Hubballi, Neminath; Biswas, Santosh; Roopa, S; Ratti, Ritesh; Nandi, Sukumar

2011-01-01

94

Xyce parallel electronic simulator design.

This document is the Xyce Circuit Simulator developer guide. Xyce has been designed from the 'ground up' to be a SPICE-compatible, distributed memory parallel circuit simulator. While it is in many respects a research code, Xyce is intended to be a production simulator. As such, having software quality engineering (SQE) procedures in place to insure a high level of code quality and robustness are essential. Version control, issue tracking customer support, C++ style guildlines and the Xyce release process are all described. The Xyce Parallel Electronic Simulator has been under development at Sandia since 1999. Historically, Xyce has mostly been funded by ASC, the original focus of Xyce development has primarily been related to circuits for nuclear weapons. However, this has not been the only focus and it is expected that the project will diversify. Like many ASC projects, Xyce is a group development effort, which involves a number of researchers, engineers, scientists, mathmaticians and computer scientists. In addition to diversity of background, it is to be expected on long term projects for there to be a certain amount of staff turnover, as people move on to different projects. As a result, it is very important that the project maintain high software quality standards. The point of this document is to formally document a number of the software quality practices followed by the Xyce team in one place. Also, it is hoped that this document will be a good source of information for new developers.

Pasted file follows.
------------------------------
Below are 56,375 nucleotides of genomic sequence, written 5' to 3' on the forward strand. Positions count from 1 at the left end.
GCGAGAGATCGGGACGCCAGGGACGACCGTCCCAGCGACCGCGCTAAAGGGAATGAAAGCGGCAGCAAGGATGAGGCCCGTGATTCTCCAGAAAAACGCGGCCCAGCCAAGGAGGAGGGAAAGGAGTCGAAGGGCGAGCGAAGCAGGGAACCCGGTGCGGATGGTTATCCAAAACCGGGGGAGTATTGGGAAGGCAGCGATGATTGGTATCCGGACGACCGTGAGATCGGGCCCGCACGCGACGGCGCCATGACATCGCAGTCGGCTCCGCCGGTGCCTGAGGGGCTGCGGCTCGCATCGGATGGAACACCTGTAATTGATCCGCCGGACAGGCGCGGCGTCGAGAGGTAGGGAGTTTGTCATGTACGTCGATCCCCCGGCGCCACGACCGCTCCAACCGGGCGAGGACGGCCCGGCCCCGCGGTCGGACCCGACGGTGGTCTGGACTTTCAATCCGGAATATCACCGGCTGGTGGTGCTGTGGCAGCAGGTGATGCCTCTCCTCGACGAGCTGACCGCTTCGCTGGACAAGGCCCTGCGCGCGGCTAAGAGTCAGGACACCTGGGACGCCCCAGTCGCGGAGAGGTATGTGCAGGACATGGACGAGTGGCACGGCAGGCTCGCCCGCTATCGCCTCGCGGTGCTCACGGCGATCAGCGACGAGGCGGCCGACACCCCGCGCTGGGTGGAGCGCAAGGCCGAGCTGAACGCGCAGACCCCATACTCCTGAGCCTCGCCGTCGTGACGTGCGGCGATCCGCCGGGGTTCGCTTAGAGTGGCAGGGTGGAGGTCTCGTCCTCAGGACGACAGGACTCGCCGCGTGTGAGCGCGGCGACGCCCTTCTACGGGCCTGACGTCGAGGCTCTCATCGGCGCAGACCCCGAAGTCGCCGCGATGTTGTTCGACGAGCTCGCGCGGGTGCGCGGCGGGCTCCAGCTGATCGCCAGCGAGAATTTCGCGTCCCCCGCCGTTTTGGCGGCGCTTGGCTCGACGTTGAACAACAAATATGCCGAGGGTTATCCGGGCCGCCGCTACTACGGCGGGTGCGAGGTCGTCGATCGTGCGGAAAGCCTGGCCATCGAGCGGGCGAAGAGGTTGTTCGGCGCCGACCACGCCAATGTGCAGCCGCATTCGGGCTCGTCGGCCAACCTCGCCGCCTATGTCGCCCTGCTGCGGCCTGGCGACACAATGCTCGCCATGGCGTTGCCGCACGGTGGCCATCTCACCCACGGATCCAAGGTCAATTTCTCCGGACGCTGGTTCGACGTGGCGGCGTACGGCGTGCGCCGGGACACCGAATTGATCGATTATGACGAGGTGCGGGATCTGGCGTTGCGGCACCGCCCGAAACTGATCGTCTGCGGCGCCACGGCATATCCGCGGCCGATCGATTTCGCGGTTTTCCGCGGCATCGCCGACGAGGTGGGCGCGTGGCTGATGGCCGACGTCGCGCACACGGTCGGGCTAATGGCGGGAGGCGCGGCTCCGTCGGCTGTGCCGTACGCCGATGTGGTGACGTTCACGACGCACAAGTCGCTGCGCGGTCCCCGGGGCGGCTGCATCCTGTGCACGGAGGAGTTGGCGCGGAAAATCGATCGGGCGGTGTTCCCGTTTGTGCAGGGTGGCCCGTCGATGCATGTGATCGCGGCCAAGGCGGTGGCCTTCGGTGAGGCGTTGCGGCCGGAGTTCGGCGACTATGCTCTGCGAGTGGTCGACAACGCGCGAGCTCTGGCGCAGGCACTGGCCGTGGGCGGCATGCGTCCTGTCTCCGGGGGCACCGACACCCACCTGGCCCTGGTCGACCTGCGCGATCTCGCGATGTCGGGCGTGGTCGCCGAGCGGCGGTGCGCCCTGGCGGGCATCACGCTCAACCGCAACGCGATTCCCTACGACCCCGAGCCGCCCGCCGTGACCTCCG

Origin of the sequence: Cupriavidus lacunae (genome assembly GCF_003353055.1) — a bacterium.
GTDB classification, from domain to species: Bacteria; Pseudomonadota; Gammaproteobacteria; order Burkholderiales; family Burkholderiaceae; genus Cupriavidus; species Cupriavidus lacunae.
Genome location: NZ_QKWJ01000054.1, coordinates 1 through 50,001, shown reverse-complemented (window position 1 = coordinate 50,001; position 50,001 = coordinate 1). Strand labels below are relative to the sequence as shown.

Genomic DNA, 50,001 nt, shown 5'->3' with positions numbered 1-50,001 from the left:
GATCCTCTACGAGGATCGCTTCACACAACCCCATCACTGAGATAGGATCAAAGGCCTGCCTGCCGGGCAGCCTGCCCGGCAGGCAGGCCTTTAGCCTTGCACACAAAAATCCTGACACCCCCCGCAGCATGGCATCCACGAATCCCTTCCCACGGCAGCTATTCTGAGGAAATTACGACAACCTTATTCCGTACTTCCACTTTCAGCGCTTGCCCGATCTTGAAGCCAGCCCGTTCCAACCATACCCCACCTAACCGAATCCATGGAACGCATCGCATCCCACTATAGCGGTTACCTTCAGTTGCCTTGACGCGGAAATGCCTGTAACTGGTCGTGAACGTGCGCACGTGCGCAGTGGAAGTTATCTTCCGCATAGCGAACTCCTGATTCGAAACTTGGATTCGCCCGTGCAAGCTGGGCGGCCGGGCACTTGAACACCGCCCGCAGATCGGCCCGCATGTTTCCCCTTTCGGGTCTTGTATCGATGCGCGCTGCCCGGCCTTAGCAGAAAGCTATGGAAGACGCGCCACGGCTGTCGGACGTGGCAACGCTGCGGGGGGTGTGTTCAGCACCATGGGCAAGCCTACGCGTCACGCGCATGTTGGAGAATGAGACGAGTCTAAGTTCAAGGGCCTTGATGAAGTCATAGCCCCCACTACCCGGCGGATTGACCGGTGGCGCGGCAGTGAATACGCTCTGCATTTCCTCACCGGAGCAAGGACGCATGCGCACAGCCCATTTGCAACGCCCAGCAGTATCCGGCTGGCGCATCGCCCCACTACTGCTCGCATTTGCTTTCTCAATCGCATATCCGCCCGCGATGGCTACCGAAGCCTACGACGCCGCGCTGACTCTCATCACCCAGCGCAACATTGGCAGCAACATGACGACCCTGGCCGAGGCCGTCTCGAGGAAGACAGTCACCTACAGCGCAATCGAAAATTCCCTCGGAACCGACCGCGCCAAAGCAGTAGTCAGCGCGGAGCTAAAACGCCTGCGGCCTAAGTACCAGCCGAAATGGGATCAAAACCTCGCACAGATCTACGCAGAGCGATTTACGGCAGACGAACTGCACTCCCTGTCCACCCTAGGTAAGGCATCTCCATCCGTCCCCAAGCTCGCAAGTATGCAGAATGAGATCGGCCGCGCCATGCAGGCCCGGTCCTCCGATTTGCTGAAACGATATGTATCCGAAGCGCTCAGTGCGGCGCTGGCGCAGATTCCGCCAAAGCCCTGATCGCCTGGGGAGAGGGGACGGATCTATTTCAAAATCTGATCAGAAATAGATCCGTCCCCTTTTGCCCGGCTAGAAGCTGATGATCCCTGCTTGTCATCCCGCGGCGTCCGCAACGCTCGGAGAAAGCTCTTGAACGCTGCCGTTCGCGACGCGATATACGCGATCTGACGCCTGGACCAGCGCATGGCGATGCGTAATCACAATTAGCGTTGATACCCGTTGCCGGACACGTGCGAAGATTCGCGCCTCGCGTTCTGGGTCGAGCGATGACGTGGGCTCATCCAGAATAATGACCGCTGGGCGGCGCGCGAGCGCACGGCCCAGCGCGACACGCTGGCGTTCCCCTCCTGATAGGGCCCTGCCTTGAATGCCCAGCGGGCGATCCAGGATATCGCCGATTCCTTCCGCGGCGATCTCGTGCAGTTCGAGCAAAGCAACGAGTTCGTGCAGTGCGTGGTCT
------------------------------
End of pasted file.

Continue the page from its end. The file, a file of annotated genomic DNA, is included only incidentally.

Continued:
Thornquist, Heidi K.; Rankin, Eric Lamont; Mei, Ting; Schiek, Richard Louis; Keiter, Eric Richard; Russo, Thomas V.

2010-09-01

95

Modelling machine ensembles with discrete event dynamical system theory

NASA Technical Reports Server (NTRS)

Discrete Event Dynamical System (DEDS) theory can be utilized as a control strategy for future complex machine ensembles that will be required for in-space construction. The control strategy involves orchestrating a set of interactive submachines to perform a set of tasks for a given set of constraints such as minimum time, minimum energy, or maximum machine utilization. Machine ensembles can be hierarchically modeled as a global model that combines the operations of the individual submachines. These submachines are represented in the global model as local models. Local models, from the perspective of DEDS theory , are described by the following: a set of system and transition states, an event alphabet that portrays actions that takes a submachine from one state to another, an initial system state, a partial function that maps the current state and event alphabet to the next state, and the time required for the event to occur. Each submachine in the machine ensemble is presented by a unique local model. The global model combines the local models such that the local models can operate in parallel under the additional logistic and physical constraints due to submachine interactions. The global model is constructed from the states, events, event functions, and timing requirements of the local models. Supervisory control can be implemented in the global model by various methods such as task scheduling (open-loop control) or implementing a feedback DEDS controller (closed-loop control).